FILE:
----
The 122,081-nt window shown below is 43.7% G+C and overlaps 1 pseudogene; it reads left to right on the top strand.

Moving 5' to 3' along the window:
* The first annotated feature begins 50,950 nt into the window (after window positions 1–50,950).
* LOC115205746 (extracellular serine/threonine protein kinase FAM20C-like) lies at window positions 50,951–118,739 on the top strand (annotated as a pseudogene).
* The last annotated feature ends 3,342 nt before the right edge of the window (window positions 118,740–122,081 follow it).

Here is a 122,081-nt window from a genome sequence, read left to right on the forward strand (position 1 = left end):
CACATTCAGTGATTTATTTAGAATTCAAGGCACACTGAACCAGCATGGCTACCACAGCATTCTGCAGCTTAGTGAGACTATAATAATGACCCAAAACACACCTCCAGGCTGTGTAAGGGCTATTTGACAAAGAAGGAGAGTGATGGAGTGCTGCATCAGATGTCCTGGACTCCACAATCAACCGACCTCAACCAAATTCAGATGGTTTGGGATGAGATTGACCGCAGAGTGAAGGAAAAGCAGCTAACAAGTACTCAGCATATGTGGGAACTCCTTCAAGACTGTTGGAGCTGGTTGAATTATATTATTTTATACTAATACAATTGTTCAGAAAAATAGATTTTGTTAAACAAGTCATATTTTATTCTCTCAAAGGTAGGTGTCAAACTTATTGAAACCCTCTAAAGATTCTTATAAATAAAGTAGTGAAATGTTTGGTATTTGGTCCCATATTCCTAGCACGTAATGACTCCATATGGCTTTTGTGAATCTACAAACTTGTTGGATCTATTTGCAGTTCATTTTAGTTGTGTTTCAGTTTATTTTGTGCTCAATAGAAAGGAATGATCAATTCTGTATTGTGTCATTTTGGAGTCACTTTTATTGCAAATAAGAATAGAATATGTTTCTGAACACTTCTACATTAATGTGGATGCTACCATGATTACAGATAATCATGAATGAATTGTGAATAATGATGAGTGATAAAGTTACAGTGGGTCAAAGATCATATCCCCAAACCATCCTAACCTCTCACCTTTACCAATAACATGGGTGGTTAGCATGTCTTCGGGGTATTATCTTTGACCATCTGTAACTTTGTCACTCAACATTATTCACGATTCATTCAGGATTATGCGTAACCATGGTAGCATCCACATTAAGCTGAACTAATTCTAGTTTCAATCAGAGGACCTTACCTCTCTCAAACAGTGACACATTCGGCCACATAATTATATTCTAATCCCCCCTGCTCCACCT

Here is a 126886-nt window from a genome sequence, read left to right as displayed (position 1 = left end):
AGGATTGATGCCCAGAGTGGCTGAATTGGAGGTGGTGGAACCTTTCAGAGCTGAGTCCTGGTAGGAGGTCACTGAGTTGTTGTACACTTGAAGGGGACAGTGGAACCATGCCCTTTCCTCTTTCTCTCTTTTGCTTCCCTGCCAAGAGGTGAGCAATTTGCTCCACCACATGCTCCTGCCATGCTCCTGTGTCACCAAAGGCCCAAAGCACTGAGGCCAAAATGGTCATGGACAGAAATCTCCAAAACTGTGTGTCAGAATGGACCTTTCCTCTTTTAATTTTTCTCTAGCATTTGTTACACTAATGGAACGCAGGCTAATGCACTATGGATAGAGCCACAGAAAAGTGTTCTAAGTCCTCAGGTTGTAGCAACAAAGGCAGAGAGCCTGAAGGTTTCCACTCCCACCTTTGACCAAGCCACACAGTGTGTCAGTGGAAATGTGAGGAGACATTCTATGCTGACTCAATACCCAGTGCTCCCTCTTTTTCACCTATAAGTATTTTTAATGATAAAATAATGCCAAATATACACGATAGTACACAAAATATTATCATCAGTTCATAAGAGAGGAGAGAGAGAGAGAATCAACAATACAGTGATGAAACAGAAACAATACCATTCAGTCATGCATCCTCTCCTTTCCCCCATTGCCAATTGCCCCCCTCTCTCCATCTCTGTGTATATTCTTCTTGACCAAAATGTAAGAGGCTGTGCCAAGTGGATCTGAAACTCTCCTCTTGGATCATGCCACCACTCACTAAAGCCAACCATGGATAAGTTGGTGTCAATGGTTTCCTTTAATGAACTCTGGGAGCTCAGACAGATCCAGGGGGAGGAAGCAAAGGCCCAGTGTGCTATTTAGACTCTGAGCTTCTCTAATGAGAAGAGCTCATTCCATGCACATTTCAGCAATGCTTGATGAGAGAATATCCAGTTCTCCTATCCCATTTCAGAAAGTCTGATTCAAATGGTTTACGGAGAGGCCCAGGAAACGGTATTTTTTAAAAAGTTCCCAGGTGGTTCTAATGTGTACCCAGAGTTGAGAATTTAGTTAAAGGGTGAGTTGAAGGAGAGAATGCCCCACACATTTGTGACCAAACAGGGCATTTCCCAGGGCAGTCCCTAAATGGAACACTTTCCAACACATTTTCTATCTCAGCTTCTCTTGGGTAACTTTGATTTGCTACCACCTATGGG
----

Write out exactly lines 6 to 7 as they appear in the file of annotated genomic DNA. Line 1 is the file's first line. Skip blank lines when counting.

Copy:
Here is a 122,081-nt window from a genome sequence, read left to right on the forward strand (position 1 = left end):
CACATTCAGTGATTTATTTAGAATTCAAGGCACACTGAACCAGCATGGCTACCACAGCATTCTGCAGCTTAGTGAGACTATAATAATGACCCAAAACACACCTCCAGGCTGTGTAAGGGCTATTTGACAAAGAAGGAGAGTGATGGAGTGCTGCATCAGATGTCCTGGACTCCACAATCAACCGACCTCAACCAAATTCAGATGGTTTGGGATGAGATTGACCGCAGAGTGAAGGAAAAGCAGCTAACAAGTACTCAGCATATGTGGGAACTCCTTCAAGACTGTTGGAGCTGGTTGAATTATATTATTTTATACTAATACAATTGTTCAGAAAAATAGATTTTGTTAAACAAGTCATATTTTATTCTCTCAAAGGTAGGTGTCAAACTTATTGAAACCCTCTAAAGATTCTTATAAATAAAGTAGTGAAATGTTTGGTATTTGGTCCCATATTCCTAGCACGTAATGACTCCATATGGCTTTTGTGAATCTACAAACTTGTTGGATCTATTTGCAGTTCATTTTAGTTGTGTTTCAGTTTATTTTGTGCTCAATAGAAAGGAATGATCAATTCTGTATTGTGTCATTTTGGAGTCACTTTTATTGCAAATAAGAATAGAATATGTTTCTGAACACTTCTACATTAATGTGGATGCTACCATGATTACAGATAATCATGAATGAATTGTGAATAATGATGAGTGATAAAGTTACAGTGGGTCAAAGATCATATCCCCAAACCATCCTAACCTCTCACCTTTACCAATAACATGGGTGGTTAGCATGTCTTCGGGGTATTATCTTTGACCATCTGTAACTTTGTCACTCAACATTATTCACGATTCATTCAGGATTATGCGTAACCATGGTAGCATCCACATTAAGCTGAACTAATTCTAGTTTCAATCAGAGGACCTTACCTCTCTCAAACAGTGACACATTCGGCCACATAATTATATTCTAATCCCCCCTGCTCCACCT